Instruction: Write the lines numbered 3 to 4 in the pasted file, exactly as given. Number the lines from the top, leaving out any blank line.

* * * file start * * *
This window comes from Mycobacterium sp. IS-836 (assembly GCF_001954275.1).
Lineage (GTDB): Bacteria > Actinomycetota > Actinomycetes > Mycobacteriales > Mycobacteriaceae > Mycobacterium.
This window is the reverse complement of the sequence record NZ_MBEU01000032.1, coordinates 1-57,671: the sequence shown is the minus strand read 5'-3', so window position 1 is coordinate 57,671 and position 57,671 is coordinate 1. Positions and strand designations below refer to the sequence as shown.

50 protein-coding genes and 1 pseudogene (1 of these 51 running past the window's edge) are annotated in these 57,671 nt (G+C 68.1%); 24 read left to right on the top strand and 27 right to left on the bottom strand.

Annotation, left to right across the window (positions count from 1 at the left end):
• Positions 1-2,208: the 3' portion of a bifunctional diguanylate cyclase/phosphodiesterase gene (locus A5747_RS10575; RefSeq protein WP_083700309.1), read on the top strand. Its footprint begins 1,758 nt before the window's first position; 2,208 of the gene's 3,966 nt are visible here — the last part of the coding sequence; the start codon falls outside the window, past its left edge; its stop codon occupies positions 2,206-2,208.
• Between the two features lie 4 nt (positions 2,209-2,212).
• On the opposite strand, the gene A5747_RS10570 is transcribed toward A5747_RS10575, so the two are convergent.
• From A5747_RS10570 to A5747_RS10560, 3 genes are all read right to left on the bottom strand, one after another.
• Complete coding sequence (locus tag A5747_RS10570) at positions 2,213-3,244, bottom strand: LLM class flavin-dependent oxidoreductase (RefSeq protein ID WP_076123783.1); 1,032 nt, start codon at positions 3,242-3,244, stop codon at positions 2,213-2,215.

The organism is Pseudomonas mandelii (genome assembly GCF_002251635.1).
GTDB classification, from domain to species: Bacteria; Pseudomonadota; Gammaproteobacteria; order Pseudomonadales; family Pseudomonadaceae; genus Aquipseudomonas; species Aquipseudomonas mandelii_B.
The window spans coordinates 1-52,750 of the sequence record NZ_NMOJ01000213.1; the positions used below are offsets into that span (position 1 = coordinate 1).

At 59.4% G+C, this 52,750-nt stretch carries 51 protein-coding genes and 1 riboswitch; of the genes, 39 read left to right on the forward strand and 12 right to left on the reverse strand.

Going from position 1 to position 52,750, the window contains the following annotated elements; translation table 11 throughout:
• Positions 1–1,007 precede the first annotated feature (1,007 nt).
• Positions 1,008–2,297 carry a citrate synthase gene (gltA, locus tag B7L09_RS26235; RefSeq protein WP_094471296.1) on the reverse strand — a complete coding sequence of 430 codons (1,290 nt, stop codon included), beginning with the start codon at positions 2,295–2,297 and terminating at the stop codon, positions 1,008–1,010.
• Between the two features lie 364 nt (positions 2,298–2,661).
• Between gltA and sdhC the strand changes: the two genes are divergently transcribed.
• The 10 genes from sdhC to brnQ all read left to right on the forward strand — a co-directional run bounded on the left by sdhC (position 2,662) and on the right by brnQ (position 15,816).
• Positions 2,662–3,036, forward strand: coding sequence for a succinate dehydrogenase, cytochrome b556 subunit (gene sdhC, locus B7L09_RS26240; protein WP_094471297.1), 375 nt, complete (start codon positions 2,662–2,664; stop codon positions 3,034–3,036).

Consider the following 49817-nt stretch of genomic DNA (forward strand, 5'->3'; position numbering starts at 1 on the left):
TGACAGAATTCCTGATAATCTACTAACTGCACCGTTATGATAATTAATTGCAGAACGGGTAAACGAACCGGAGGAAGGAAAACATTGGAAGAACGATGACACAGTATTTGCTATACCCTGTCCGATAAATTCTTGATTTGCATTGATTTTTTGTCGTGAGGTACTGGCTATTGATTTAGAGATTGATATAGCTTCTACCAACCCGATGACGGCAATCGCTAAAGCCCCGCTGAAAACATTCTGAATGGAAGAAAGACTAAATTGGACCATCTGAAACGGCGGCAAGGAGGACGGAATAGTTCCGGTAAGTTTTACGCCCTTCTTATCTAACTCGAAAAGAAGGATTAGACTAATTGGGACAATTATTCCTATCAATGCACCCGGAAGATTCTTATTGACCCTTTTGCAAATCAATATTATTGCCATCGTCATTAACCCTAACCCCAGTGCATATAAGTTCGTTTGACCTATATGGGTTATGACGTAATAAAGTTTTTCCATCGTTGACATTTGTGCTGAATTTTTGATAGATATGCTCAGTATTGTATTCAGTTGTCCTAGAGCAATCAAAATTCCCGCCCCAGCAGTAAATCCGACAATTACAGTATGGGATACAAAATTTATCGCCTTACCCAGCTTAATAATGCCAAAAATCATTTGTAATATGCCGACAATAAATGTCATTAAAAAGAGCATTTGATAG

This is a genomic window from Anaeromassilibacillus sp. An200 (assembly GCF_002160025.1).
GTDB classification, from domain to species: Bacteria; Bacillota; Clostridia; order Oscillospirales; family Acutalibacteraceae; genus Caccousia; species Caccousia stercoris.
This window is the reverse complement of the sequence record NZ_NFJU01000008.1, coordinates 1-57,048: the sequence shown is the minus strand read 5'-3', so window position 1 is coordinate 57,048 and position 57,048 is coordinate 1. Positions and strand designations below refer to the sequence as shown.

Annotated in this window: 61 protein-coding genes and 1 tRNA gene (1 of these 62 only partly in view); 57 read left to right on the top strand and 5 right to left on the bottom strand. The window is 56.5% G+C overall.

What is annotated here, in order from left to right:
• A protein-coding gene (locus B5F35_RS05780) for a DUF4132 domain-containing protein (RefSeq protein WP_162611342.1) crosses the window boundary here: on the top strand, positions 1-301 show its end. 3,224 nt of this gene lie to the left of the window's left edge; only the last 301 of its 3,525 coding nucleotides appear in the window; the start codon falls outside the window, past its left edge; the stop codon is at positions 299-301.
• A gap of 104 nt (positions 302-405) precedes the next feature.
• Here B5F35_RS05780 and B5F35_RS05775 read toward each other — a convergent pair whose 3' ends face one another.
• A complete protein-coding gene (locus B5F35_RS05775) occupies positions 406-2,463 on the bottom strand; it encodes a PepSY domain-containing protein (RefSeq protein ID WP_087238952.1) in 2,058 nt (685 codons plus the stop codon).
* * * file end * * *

This window is the reverse complement of the sequence record NZ_MBEU01000032.1, coordinates 1-57,671: the sequence shown is the minus strand read 5'-3', so window position 1 is coordinate 57,671 and position 57,671 is coordinate 1. Positions and strand designations below refer to the sequence as shown.

50 protein-coding genes and 1 pseudogene (1 of these 51 running past the window's edge) are annotated in these 57,671 nt (G+C 68.1%); 24 read left to right on the top strand and 27 right to left on the bottom strand.